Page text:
Vipareethangal: Malayaliyude Madhyama Jeevitham by Shaji Jacob is a difficult book to categorise because at different levels it deals with both media politics and cultural dynamics. The majority of people in Kerala are politically conscious with more than 70 percentage of the population having television access and over 60 percentage claiming access to at least one newspaper. It is also an extremely complex and mediated public sphere where the interests of caste, class, party affiliations and even religion can determine or undermine media habits.
Vipareethangal…, as the title suggests, points towards the paradoxes inherent in the average Malayali’s media-centred, media-controlled life where ironically enough all tall claims of a society based on literacy, political will and egalitarian values dissipate in the face of voracious media consumption patterns. Thus the Malayali consumes and is in turn consumed by the media, argues the author.
Vipareethangal: Malayaliyude Madhyama Jeevitham explores the paradoxical process whereby media consumers might themselves end up becoming products. How the media manufactures consent, the ideologies of a booming culture industry, the agendas of media imperialism, the rise of popular culture in the context of globalisation and post-modern conditions of existence – are all taken up for detailed analysis by the author.
From the advent of modernity in Kerala and the arrival of print to the rise in popularity of newspapers, magazines, cinema, music, and the radio till the age of the new media, the book attempts a chronological analysis of the circuits of culture and power within which the discourses of media are so embedded.
The introductory chapter places media studies in the methodological framework of inter-disciplinary cultural studies. On the surface it might look as though this chapter sometimes falls into an uncritical acceptance of Western communication and cultural theories. However Shaji Jacob does provide survey reports and analyses from the Indian context to substantiate his arguments.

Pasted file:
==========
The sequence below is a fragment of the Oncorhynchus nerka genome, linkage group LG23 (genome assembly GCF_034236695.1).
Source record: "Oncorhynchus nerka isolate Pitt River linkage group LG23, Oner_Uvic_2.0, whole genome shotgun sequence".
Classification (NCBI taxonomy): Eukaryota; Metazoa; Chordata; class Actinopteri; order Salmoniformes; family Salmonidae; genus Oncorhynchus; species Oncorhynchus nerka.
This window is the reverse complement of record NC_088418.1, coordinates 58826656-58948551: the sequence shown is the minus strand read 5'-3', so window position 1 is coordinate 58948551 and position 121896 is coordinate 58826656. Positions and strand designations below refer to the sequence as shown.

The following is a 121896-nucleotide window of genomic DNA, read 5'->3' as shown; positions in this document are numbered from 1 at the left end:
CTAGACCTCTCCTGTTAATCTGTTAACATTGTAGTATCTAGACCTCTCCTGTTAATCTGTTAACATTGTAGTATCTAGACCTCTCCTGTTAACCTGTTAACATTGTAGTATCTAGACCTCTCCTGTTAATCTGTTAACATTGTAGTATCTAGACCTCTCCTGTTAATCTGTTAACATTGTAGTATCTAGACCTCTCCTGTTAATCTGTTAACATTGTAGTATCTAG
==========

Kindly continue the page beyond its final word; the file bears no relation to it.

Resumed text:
The ensuing chapters span topics from the Kerala Renaissance and its media lessons to popular television and a political reading of the Mahabharatha serial. From the Malayali’s cyber worlds to the priming and framing of the Gulf Wars, the book goes on to make an intriguing study of the representations of the body in media as a site where power writes itself.
The uniqueness of this book probably derives from the fact that not many attempts have been made in the specific context of Kerala to conceptualise and formulate critical theorising on media, society and commodification.
However, this is a book that the Malayali reader might constantly quarrel with, very vigorously at certain points, which could have been the intention of the author too. In a language that is sometimes jargon happy, which seems to have become a necessary calamity in books of this kind, yet mostly witty and provocative to say the least, Vipareethangal… will make Malayali readers think aloud and ponder over many of the issues taken up in its pages.
This book brings out a key aspect of contemporary life in Kerala – its media ‘saturatedness’. Through this it explores the truisms and subtle idiosyncrasies that are so much a part of our culture today. Shaji Jacob writes with studied balance, bringing both a sharp wit and impressive analytical skills to his critique.
One can see an intellectual rigour that is usually reserved for research papers and dissertations within the academia, which could both be this book’s strength and its weakness depending on who reads it and how.